As part of a series of white papers that examines the Sun Life-Ivey Canadian Wellness Return on Investment (ROI) Study, Ivey Professor Michael Rouse and Shivani Parihar recently published a White Paper titled Management Behaviours Drive Workplace Wellness Program Results: The SMIL Model.
Rouse and Parihar analyzed and compiled the literature that examines the vital role that leadership engagement and employee participation play in the success of workplace wellness programs.
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Rouse takes his analysis further by developing the Senior Management Involvement and Leadership Model (SMIL), which breaks down the key factors, values and actions involved with ensuring health initiatives are successfully implemented into the workplace from the senior management level.
“Workplace wellness programs are important to organizational success and depend – for their success – upon senior managers serving as role models and showing leadership through their actions as well as their words,” Rouse said.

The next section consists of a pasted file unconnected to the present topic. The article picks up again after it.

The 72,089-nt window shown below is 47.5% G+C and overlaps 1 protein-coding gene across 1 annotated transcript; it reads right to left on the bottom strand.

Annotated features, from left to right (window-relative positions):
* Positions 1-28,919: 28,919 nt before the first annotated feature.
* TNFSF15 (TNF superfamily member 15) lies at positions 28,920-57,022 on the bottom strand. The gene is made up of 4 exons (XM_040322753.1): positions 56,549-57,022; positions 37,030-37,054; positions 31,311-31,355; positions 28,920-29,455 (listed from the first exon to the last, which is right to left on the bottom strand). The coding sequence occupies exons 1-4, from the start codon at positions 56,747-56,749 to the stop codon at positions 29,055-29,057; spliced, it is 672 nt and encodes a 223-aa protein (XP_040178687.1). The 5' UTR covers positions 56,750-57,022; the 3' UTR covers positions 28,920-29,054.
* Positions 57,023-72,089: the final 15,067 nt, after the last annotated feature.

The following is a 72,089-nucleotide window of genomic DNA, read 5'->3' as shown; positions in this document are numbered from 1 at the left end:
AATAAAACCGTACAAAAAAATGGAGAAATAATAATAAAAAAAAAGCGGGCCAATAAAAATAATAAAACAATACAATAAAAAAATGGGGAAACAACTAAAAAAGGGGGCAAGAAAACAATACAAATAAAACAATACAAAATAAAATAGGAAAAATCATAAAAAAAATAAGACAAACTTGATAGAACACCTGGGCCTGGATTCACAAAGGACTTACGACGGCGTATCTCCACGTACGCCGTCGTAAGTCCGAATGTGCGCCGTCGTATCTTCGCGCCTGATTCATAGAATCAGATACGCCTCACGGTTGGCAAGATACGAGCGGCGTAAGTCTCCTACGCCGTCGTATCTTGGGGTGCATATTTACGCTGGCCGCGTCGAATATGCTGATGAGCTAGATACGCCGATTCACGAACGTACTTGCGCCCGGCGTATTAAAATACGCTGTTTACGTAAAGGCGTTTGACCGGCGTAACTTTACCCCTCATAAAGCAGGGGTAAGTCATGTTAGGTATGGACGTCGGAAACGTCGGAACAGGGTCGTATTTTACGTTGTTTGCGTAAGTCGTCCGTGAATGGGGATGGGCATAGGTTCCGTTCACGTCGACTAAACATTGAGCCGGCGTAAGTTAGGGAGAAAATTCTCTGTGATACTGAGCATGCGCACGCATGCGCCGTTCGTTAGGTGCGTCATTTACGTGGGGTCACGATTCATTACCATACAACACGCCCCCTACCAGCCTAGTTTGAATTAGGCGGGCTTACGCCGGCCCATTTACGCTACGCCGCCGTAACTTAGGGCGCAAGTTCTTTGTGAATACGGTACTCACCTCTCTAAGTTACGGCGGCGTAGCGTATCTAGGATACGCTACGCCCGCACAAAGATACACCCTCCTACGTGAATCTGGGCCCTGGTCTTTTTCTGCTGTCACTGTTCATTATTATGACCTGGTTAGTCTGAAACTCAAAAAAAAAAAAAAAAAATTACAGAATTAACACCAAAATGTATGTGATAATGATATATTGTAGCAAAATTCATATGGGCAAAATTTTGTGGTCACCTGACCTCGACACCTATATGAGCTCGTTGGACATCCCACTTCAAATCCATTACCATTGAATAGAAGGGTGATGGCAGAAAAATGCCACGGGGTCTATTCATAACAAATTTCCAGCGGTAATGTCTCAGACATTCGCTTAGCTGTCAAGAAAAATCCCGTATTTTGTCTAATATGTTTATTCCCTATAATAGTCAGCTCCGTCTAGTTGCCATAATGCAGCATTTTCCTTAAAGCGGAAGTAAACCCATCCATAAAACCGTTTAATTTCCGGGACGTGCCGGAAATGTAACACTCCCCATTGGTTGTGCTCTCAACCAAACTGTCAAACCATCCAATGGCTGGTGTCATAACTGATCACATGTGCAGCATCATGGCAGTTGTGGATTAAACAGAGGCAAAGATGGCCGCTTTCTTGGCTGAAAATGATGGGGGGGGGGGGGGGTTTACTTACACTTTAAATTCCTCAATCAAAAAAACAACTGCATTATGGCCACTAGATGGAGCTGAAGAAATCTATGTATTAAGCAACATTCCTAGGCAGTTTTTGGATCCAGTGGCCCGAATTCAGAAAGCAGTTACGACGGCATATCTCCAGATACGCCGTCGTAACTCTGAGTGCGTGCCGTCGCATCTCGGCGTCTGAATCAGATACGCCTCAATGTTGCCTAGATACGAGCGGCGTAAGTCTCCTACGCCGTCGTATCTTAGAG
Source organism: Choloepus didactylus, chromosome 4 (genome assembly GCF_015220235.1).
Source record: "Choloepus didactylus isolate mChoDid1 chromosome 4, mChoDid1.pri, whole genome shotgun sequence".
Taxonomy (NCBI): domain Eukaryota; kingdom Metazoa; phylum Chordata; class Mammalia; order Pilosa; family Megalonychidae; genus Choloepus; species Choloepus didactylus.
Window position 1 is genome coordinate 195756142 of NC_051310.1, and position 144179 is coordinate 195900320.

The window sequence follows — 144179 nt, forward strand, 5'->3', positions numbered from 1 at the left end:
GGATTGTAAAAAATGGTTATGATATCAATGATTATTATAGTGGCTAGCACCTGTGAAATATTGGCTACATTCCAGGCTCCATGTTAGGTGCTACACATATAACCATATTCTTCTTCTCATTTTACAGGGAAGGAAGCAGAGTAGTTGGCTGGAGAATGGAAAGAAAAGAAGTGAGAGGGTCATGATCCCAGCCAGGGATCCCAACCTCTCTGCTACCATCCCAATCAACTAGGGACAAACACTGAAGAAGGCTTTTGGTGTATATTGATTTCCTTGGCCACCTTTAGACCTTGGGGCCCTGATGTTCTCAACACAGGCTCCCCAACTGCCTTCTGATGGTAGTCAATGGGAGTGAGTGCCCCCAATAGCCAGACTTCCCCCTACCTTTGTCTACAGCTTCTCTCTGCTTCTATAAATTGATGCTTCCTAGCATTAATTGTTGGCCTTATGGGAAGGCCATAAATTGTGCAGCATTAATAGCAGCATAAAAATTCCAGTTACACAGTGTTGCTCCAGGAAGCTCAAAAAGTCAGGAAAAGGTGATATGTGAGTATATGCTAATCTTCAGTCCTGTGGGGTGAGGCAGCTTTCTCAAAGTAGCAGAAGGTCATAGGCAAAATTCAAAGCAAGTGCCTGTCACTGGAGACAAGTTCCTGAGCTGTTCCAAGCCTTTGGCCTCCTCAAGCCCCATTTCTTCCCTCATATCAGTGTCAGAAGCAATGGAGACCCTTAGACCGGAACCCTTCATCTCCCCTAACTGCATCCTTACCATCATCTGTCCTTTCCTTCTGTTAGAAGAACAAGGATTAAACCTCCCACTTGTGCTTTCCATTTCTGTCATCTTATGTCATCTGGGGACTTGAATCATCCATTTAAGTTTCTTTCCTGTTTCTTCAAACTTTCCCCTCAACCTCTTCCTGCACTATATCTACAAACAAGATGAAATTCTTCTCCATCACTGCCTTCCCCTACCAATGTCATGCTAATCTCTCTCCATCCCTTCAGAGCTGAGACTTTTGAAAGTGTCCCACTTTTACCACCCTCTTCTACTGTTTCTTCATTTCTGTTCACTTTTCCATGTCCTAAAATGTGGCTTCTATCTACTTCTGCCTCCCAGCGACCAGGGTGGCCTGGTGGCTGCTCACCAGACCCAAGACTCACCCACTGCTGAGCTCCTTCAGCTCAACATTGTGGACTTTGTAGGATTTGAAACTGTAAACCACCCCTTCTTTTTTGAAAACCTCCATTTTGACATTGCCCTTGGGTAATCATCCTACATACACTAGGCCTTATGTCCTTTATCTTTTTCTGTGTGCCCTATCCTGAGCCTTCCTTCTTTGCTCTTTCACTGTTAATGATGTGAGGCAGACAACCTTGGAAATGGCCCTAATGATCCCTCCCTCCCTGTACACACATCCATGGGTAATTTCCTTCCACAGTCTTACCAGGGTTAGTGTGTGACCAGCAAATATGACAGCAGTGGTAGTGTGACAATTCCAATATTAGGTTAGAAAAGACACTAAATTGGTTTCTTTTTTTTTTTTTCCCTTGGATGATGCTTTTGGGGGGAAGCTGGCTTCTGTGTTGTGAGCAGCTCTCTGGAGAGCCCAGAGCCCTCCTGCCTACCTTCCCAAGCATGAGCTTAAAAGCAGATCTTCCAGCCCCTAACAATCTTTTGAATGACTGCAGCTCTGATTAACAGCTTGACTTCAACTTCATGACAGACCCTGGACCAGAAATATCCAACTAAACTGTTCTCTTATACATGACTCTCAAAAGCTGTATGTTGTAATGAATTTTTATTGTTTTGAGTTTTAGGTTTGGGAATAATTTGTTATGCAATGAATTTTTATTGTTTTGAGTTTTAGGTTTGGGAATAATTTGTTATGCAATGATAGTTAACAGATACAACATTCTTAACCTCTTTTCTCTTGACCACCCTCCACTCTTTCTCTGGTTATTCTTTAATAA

About the Study
Begun in 2011, the Sun Life-Ivey Canadian Wellness Return on Investment (ROI) Study looks to establish Canadian benchmarks on a series of outcomes including the ROI for workplace wellness programs, and the impact of wellness programs on employee and organizational health.
Phase One – a review of Canadian and global research literature to see if a ROI could be determined for companies investing in wellness programs – showed that:
- Wellness programs save about 1.5 to 1.7 days in absenteeism per worker over 12 months.
- That resulted in a savings of an estimated $251 per employee per year.
The second phase, which will be completed later this year, is a three-year study comparing Canadian companies with wellness programs to those that don’t have such programs.